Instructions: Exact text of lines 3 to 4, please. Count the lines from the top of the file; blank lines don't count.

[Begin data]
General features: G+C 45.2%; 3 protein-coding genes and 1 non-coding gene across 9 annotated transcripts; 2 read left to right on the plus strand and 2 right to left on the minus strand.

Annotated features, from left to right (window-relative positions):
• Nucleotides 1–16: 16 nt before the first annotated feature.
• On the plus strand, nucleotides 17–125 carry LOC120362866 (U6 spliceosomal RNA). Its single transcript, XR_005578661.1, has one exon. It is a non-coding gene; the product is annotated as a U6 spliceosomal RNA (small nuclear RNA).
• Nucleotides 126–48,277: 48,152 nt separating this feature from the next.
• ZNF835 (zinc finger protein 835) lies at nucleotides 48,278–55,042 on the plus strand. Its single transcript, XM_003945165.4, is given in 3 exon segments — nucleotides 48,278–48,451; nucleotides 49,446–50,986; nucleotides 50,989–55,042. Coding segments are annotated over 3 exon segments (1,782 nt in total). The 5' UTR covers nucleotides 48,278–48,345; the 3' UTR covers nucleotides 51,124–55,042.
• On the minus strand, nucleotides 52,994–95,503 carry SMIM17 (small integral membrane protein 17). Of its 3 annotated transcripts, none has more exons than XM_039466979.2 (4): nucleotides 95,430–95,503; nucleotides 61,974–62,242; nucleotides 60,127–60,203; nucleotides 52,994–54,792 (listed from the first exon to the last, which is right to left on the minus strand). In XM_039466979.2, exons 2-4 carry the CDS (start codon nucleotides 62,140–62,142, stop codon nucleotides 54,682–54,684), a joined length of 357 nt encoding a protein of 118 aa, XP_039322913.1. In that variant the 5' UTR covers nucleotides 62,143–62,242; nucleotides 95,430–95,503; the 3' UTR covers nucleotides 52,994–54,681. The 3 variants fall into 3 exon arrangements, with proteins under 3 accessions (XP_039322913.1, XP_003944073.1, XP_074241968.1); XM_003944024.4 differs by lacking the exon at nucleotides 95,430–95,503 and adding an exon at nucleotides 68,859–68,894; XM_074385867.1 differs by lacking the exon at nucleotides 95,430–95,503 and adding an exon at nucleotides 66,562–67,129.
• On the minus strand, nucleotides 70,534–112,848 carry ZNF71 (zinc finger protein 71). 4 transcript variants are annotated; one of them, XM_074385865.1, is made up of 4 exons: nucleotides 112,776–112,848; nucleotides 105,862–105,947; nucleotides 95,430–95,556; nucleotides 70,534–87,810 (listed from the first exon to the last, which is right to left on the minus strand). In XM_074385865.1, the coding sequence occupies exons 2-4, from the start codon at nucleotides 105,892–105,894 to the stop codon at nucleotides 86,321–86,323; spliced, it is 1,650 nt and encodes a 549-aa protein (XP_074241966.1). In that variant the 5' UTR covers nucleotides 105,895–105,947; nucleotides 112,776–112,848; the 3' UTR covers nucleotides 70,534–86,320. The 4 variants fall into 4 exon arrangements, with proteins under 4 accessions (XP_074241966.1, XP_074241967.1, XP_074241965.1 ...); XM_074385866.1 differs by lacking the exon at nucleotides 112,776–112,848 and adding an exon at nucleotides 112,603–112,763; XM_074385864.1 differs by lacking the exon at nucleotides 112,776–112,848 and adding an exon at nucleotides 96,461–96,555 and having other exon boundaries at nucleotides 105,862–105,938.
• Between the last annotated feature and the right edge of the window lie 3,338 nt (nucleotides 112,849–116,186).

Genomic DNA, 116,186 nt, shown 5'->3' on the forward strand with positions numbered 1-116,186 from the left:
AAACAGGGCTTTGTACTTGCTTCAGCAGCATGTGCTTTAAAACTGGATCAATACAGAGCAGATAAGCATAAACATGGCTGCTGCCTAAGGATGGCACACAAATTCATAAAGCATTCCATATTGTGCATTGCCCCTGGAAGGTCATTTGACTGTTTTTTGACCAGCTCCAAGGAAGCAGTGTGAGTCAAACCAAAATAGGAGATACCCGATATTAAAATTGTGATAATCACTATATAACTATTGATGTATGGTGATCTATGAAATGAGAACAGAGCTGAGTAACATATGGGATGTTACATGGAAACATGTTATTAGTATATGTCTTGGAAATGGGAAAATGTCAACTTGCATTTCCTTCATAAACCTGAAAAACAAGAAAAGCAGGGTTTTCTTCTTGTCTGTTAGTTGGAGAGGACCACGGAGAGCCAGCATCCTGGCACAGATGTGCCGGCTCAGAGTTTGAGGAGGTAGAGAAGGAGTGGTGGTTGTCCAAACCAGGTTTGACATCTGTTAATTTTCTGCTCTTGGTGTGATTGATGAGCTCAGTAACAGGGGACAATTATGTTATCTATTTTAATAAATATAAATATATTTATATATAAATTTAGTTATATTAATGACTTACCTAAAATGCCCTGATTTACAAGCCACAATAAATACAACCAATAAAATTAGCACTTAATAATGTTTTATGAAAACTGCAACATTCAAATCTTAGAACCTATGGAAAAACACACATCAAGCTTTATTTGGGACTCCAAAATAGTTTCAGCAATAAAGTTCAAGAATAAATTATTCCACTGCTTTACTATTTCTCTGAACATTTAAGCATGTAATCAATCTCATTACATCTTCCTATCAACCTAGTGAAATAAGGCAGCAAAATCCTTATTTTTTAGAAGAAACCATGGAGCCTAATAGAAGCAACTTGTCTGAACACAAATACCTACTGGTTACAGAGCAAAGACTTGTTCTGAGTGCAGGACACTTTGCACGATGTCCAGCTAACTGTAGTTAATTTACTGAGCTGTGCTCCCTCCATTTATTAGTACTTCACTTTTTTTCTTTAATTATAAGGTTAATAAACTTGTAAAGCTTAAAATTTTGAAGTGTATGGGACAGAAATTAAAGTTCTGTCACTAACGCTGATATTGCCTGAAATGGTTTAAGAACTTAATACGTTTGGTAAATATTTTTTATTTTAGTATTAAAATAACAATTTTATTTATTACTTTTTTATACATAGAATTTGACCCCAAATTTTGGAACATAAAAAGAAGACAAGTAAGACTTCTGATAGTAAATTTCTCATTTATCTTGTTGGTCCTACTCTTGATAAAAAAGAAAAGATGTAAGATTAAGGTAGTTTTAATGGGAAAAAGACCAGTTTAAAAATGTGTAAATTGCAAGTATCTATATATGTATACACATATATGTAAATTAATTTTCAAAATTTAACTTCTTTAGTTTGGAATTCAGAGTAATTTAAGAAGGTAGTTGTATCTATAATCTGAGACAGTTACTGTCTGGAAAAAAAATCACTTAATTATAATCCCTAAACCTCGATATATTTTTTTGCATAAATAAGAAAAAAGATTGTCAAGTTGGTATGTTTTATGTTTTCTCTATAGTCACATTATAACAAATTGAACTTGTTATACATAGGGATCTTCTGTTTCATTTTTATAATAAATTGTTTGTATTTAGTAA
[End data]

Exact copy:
• Nucleotides 1–16: 16 nt before the first annotated feature.
• On the plus strand, nucleotides 17–125 carry LOC120362866 (U6 spliceosomal RNA). Its single transcript, XR_005578661.1, has one exon. It is a non-coding gene; the product is annotated as a U6 spliceosomal RNA (small nuclear RNA).